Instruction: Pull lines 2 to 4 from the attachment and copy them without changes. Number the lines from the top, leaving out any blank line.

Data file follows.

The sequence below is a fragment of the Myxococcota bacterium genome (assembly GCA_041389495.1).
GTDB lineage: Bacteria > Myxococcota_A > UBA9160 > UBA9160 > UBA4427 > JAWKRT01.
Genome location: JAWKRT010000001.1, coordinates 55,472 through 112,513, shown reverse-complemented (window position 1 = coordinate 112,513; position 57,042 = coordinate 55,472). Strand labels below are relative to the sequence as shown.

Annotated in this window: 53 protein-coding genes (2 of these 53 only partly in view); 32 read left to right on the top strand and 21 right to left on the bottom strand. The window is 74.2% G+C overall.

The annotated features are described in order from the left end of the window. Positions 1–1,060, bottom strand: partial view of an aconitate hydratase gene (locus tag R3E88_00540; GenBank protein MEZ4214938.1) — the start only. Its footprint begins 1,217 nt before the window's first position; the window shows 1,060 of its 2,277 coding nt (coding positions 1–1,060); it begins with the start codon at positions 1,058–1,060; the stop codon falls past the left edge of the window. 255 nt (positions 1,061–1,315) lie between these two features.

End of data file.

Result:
GTDB lineage: Bacteria > Myxococcota_A > UBA9160 > UBA9160 > UBA4427 > JAWKRT01.
Genome location: JAWKRT010000001.1, coordinates 55,472 through 112,513, shown reverse-complemented (window position 1 = coordinate 112,513; position 57,042 = coordinate 55,472). Strand labels below are relative to the sequence as shown.

Annotated in this window: 53 protein-coding genes (2 of these 53 only partly in view); 32 read left to right on the top strand and 21 right to left on the bottom strand. The window is 74.2% G+C overall.